So, as you can see, I have been busy, as I get back into the the swing of things. As the days shorten, and winter approaches, I look forward to many happy hours of sewing bliss.

Saturday, September 5, 2009

Finding Your Soul Through Your Hands and More Fall Fiber Exhibitions

This past week I heard a great interview on PBS by Jeffrey Brown of author Matthew Crawford. Crawford's new book, Shop Class as Soulcraft: An Inquiry Into the Value of Work sounds like a great read. It is about the value of making things and doing things with our hands. I can't wait to read it. I also can't help but think it represents the current societal trend, as happened in the 1950s, 60s and 70s, of re-learning how to be a maker. Once again, people across the world are turning to making; this is evident in the popularity of knitting, quilting, scrapbooking, and in online places like etsy.

I have been teaching workshops, ostensibly on making, for decades now. What my workshops are really about, though, is reconnecting. If my workshops are successful, the participants come away understanding how to find and listen to their inner voices once again. Listening to that inner voice is crucial for artists, but is also a honed skill that anyone can benefit from. Why do you think gardening is so popular? When my website update is complete, I will be posting some tutorials from my workshops, some exercises you can try at home. You can then test this out for yourself. If you are feeling lost or disconnected, you can find your way home.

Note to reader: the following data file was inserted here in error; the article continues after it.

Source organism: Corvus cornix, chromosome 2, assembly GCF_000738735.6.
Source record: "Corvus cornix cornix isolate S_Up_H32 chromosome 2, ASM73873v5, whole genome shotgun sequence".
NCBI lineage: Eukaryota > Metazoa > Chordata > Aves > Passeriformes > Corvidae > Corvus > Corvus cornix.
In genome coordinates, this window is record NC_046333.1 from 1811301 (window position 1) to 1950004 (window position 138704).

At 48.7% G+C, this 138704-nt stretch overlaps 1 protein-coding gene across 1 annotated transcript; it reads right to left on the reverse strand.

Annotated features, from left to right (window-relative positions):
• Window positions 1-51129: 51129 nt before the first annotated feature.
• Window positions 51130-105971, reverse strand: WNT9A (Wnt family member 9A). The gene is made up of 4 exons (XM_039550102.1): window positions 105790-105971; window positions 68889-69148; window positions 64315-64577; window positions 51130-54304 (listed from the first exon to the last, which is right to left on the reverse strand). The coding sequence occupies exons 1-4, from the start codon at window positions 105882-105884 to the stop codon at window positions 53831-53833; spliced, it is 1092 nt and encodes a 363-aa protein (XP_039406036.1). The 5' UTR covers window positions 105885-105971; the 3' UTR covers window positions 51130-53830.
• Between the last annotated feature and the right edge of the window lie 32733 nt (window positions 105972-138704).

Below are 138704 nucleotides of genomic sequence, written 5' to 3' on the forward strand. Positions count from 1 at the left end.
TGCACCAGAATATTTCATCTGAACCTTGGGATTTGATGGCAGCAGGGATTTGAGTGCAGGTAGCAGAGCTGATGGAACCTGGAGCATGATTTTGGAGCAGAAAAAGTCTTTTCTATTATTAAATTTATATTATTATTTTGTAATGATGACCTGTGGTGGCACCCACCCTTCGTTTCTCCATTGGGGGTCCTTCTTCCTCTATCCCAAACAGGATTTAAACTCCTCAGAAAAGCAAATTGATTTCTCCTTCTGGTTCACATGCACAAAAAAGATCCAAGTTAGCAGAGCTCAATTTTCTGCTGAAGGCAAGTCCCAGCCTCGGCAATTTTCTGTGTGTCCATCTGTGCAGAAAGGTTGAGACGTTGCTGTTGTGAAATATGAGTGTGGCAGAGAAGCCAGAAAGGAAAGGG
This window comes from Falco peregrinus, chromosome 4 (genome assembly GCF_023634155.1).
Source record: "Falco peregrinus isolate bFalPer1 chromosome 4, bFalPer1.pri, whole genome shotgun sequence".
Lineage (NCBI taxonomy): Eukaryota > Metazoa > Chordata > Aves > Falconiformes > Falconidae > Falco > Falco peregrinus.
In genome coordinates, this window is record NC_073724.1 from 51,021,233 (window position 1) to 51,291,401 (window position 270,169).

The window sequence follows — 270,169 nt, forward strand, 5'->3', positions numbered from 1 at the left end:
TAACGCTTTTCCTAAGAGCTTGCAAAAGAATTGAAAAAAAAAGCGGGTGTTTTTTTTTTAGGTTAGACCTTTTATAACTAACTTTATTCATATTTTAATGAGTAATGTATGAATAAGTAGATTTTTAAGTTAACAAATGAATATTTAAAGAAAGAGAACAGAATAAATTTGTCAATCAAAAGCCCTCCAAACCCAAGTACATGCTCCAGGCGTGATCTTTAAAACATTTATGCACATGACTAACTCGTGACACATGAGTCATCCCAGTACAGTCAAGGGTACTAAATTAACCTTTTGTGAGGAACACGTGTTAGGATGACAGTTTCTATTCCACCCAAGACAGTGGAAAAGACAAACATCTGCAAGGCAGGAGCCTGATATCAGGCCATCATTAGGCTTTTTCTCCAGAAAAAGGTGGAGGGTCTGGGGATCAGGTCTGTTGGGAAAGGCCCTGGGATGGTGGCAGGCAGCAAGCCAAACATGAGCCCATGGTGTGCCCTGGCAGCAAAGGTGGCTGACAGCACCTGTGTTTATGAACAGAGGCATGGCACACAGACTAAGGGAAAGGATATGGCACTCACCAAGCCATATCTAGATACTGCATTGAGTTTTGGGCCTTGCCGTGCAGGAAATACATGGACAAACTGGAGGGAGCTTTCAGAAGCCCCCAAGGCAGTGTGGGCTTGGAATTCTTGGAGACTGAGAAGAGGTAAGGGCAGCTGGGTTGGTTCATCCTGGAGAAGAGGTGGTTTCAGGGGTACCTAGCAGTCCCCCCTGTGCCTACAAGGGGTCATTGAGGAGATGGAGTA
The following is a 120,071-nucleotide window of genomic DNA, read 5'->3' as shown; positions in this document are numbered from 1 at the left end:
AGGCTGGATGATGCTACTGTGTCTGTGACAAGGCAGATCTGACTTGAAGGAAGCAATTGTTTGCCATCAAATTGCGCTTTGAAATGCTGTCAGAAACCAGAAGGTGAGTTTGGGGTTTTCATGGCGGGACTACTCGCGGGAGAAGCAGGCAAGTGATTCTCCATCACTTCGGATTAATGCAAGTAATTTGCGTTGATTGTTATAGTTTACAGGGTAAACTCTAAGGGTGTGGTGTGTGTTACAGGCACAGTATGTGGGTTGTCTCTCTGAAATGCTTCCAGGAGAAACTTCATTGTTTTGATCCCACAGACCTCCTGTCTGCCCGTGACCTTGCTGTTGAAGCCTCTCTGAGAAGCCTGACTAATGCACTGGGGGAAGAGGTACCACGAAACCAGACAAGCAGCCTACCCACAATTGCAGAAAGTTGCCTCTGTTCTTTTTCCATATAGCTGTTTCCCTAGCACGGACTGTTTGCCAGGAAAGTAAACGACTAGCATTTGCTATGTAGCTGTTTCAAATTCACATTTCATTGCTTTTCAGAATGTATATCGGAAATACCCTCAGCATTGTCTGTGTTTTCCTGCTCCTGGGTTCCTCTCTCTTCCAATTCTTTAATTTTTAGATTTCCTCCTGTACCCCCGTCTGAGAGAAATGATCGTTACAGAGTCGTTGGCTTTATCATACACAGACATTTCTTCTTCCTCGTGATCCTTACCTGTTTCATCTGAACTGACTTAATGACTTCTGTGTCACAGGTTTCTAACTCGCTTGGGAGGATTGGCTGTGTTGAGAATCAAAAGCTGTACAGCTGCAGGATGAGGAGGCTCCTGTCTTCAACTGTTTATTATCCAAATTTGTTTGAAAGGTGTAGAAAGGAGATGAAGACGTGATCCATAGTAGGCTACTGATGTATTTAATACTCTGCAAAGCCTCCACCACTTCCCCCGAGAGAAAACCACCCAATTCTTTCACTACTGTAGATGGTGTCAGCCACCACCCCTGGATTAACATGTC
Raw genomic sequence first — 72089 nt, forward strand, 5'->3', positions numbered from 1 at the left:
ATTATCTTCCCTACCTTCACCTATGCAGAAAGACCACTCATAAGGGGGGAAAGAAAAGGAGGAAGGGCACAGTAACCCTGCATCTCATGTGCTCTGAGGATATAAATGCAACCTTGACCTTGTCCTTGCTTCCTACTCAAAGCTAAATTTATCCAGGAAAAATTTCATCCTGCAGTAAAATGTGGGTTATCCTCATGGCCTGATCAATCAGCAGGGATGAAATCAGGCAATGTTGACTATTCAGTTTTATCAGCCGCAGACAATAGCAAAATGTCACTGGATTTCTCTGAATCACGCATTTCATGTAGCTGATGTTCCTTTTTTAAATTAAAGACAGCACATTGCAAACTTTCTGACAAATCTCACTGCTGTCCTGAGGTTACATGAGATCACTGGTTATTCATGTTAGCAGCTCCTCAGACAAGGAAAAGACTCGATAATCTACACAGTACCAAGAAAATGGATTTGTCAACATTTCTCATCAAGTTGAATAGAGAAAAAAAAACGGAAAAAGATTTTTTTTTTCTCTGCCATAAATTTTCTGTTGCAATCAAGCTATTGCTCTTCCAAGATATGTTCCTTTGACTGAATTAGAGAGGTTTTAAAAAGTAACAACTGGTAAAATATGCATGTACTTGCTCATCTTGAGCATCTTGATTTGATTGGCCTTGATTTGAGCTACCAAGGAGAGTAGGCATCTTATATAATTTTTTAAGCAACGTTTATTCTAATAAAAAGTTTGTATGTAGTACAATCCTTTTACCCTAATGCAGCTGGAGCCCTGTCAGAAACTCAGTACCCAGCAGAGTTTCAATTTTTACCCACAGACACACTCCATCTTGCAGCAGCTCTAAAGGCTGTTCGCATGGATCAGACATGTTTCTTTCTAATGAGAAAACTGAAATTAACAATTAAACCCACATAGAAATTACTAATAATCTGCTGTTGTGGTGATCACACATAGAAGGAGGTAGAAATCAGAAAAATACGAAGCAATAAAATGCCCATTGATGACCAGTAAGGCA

Speaking of workshops, years ago two sisters signed up for my class, Spirit Boxes, Sacred Vessels and Shrines. One of them, Gail Crum , really found her voice, and has been creating fabulous assemblages ever since, several of which I have in my own art collection. She, her artist husband Sean Crum and painter Richard Skerl will be exhibiting at the Pentagon Gallery in Cleveland Heights, Ohio beginning today. The show will be up through October 24th.

As I mentioned in my last post, the art exhibition season is gearing up. The postcard announcements and emails are pouring in from friends and colleagues, so I would like to highlight a few more exhibitions I have heard about. Some of the local (greater Cleveland) galleries do not have websites, so you'll have to find your way to those locales.

Rock Ghost 2 by Rebecca Cross, solo exhibit, Transformations: Shibori in Silk At the Fountain Gallery, Malone College in Canton, Ohio

Having completed her MFA a few years back, Cross' work has blossomed, as she shreds the line between work for the wall and work for the sky.

September 4 - 27, Beachwood (Ohio) Community Center, fiber artists Jean Evans, Carole Pollard, Sandy Shelenberger, Judith Kessler Smith and Sonja Tugend will be showing work in Fabrications x Five.

In St. Louis, Missouri, a happenin' fiber art city, you can see the work of my colleague Pat Owoc in several group show venues. Her solo exhibition, Not Altogether Whole, will open in the Charak Gallery at the Craft Alliance on September 11, and will be on view until October 25, 2009.

Detail, Rest Area 1 Mile, by Pat Owoc

Enjoy your Labor Day Weekend, a holiday which was designed to honor the work of our hands. Make something this weekend!